How To File For Divorce In McHenry County

When initiating a divorce in McHenry County, one of the parties must file a Petition for Dissolution of Marriage.  This Petition provides information to the court and requests that the divorce court dissolves the marriage and resolve issues regarding child custody, visitation, maintenance, the division of marital property, and division of marital debt. When our McHenry County divorce attorneys file a petition for divorce, we include the following information:

Factual background to give the judge context about each of the parties, the history of the marriage, the children, and the financial situation of the parties. Proof that the McHenry County Circuit Court has jurisdiction to hear the case and McHenry County is the proper venue for the case to be filed.  In order for the McHenry County Circuit Court to hear the case, one of the parties must reside in McHenry County and both parties must have resided in Illinois for more than 90 days. 

Our experienced McHenry County divorce lawyers will ensure that your petition for dissolution of marriage is prepared efficiently and correctly.  From the filing of the petition until the conclusion of your divorce, you will be informed during every stage of the process. 

Read an article by our McHenry County divorce attorneys about Divorce Petitions. 

Division of Property In McHenry County Divorce Cases 

McHenry County Divorce courts determine how property will be divided based on the individual facts of each case.  The first step is to determine which assets are to be counted as "marital property," and subject to division by the divorce court.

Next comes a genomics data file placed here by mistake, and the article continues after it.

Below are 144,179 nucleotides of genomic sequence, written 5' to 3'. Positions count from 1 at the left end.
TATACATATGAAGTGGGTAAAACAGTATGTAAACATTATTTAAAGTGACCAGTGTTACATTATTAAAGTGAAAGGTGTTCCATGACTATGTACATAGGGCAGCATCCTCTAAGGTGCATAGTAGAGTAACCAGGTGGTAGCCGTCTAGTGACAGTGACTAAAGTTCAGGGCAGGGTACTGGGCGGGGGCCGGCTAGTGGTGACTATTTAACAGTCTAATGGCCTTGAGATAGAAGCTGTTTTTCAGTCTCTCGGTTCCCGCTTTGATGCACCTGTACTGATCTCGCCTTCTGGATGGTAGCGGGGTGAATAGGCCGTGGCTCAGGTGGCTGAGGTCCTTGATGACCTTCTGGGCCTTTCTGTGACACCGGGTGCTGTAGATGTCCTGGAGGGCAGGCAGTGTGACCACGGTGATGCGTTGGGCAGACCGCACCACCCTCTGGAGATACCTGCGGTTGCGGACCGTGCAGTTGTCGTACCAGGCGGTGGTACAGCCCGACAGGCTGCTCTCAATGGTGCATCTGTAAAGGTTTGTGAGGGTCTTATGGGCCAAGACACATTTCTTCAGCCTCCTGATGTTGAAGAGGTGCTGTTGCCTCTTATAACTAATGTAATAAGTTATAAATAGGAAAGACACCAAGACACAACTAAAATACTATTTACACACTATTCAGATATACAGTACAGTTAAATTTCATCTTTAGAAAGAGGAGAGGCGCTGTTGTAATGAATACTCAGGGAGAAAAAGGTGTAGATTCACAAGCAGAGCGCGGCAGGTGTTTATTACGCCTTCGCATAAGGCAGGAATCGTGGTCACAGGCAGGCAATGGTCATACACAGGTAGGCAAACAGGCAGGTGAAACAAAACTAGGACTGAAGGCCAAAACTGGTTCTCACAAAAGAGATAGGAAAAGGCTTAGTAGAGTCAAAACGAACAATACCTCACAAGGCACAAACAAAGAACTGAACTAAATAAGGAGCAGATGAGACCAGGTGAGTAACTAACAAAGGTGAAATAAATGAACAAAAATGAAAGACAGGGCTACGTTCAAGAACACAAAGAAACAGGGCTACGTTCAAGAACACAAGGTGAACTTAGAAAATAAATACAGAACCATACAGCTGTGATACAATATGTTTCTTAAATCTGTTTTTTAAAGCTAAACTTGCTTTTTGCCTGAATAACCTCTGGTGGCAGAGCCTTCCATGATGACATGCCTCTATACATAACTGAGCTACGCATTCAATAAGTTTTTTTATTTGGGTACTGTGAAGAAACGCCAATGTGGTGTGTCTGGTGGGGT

McHenry divorce courts do not consider the following to be "marital property" and it will not be included in the divorce:

  • Gifts and inheritances that have been kept separate from joint accounts; 
  • Assets acquired by either spouse after legal separation;
  • Assets that have been excluded by agreement of the spouses, either before or after the marriage; 
  • Assets acquired before the marriage that have been kept separate from joint accounts; and
  • Any income and interest earned on the non-marital property listed above.  

Once the court decides which assets will be included in the property division, they will use the factors below to determine how the assets will be divided between the spouses:

Child Support in McHenry County Divorce Cases

McHenry County divorce courts must award minimum payments from the non-custodial parent to the custodial parent if a couple has children together.  

The Illinois Marriage and Dissolution of Marriage Act sets the following minimum percentages of the non-custodial parent's "net income." This must be paid to the custodial parent as child support based on the number of children that the couple has together:

  • 1 child: 20% of net income; 
  • 2 children: 28% of net income;
  • 3 children: 32% of net income; 
  • 4 children: 40% of net income; 
  • 5 children: 45% of net income;
  • 6 or more children: 50% of net income.

What is "Net Income?"

"Net income" means the "gross income" of the custodial parent minus taxes, health insurance payments, required social security contributions, and additional items in the statute.